Father Moreau and the Two Notre Dames

In America, Notre Dame means a university near South Bend, Indiana. In France it means medieval cathedrals in Paris and Chartres. But for members of the Congregation of Holy Cross it also means their spiritual home in the church of Notre Dame de Sainte-Croix near LeMans, France.

Early in his career Basil Anthony Moreau recognized the need to establish a home for his family of Holy Cross. From his friend, Canon de Lisle, he acquired in 1832 a house on a plot of land in the neighborhood called Sainte-Croix (Holy Cross). This property was already known as Notre-Dame, and a man so devoted to Our Lady would not think of changing such a name. The Brothers of Saint Joseph moved into this house in 1835 and soon established a novitiate and boarding school there.

At this time in his life, Moreau had 200 francs (roughly $40). He also had ambitious plans for a society of priests, brothers, and sisters all working together, and no less ambitious plans for a house, college, and church of Notre Dame de Sainte-Croix. In 1836 he acquired the house and grounds of the property just north of Sainte-Croix, and made a home there for his priests, who also started a boarding school. By 1840, the year he sent out his first missionaries, he was able to break ground for the Church of Notre Dame de Sainte-Croix.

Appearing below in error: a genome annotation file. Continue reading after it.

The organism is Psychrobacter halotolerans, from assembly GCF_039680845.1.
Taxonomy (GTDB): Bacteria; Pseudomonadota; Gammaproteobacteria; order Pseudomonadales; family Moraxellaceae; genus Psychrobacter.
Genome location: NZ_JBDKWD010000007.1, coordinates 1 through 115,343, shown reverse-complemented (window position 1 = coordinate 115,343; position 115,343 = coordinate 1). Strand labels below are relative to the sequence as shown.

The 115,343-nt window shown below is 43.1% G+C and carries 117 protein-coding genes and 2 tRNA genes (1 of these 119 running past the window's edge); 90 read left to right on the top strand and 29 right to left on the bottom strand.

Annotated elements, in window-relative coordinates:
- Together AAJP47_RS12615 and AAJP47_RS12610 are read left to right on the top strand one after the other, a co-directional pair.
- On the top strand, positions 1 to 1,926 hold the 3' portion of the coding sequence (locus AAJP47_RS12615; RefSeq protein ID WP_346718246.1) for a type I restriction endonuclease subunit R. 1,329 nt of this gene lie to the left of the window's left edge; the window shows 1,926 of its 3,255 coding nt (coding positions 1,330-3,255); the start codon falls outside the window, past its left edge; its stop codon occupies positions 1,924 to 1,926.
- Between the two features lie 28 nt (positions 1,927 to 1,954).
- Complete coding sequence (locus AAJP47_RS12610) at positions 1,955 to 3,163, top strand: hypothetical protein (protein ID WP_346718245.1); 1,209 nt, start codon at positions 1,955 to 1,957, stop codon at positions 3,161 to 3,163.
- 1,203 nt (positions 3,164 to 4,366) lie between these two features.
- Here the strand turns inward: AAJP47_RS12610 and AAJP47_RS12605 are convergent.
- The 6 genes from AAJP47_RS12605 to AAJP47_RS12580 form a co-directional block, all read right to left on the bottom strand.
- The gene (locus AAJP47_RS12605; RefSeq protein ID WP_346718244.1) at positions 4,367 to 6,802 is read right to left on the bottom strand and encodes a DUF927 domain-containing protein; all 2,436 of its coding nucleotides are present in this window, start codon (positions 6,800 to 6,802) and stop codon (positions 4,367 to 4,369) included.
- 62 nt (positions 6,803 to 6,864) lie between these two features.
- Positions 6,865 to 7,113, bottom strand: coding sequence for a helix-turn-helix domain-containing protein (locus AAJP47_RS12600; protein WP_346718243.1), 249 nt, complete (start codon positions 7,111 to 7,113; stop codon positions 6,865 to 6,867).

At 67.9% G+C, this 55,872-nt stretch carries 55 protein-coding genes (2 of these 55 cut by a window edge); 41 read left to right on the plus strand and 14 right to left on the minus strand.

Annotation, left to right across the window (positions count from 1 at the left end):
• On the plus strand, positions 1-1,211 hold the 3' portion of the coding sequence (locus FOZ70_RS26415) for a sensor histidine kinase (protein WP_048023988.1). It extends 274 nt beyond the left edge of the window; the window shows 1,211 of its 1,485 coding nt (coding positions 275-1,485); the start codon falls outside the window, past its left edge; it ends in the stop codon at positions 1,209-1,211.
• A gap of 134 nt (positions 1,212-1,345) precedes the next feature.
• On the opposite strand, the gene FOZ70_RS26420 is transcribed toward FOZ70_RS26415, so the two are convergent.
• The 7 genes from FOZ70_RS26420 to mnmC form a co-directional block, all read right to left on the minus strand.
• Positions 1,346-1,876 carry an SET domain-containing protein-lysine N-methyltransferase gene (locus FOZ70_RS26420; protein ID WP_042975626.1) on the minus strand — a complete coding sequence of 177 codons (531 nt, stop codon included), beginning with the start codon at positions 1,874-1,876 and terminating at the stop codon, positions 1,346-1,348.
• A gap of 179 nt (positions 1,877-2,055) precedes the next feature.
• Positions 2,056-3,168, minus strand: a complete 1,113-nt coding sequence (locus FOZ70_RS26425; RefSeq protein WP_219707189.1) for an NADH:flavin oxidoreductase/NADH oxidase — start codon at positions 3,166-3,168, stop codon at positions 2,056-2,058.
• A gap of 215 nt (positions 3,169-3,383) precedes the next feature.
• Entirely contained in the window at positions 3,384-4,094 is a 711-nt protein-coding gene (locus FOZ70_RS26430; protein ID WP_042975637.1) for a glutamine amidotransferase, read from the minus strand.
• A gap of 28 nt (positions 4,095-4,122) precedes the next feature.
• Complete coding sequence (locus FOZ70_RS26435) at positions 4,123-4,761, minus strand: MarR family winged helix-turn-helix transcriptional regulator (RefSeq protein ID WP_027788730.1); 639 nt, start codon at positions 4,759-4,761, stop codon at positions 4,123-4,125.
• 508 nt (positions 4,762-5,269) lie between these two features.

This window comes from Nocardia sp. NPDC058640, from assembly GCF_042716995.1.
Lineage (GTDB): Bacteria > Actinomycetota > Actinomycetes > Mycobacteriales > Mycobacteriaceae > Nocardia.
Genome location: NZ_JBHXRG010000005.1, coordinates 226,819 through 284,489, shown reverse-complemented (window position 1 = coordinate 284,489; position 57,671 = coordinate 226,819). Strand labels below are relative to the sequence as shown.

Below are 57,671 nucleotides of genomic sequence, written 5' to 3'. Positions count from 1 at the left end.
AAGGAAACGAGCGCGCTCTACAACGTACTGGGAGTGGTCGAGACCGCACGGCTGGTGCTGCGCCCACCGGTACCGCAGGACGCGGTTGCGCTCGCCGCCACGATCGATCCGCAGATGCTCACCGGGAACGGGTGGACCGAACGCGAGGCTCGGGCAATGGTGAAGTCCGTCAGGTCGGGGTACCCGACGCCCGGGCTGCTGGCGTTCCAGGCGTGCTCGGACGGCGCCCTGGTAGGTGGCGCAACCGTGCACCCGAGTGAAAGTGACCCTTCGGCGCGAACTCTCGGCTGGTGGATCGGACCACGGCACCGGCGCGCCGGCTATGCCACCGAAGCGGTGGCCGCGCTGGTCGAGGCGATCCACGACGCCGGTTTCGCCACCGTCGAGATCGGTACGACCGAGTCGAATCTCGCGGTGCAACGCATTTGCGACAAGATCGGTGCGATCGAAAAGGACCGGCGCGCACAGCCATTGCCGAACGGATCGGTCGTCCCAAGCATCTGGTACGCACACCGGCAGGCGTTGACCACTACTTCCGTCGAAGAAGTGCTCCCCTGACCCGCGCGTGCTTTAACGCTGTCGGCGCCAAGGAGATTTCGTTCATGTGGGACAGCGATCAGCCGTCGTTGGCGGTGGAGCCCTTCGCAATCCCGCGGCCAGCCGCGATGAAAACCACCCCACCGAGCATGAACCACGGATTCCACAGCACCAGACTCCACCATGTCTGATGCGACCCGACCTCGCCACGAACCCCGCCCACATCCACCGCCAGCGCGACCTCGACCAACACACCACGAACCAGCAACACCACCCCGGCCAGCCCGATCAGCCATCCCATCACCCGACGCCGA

In 1842 when one of the first missionaries of Holy Cross, Father Edward Sorin, made his way north with several brothers through the wilderness of Indiana, he arrived on a snowy day at a cabin beside a lake, a log chapel used by earlier missionaries. The place had been known as Sainte-Marie-des-Lacs (St. Mary of the Lakes). It would now be known as Notre Dame du Lac.


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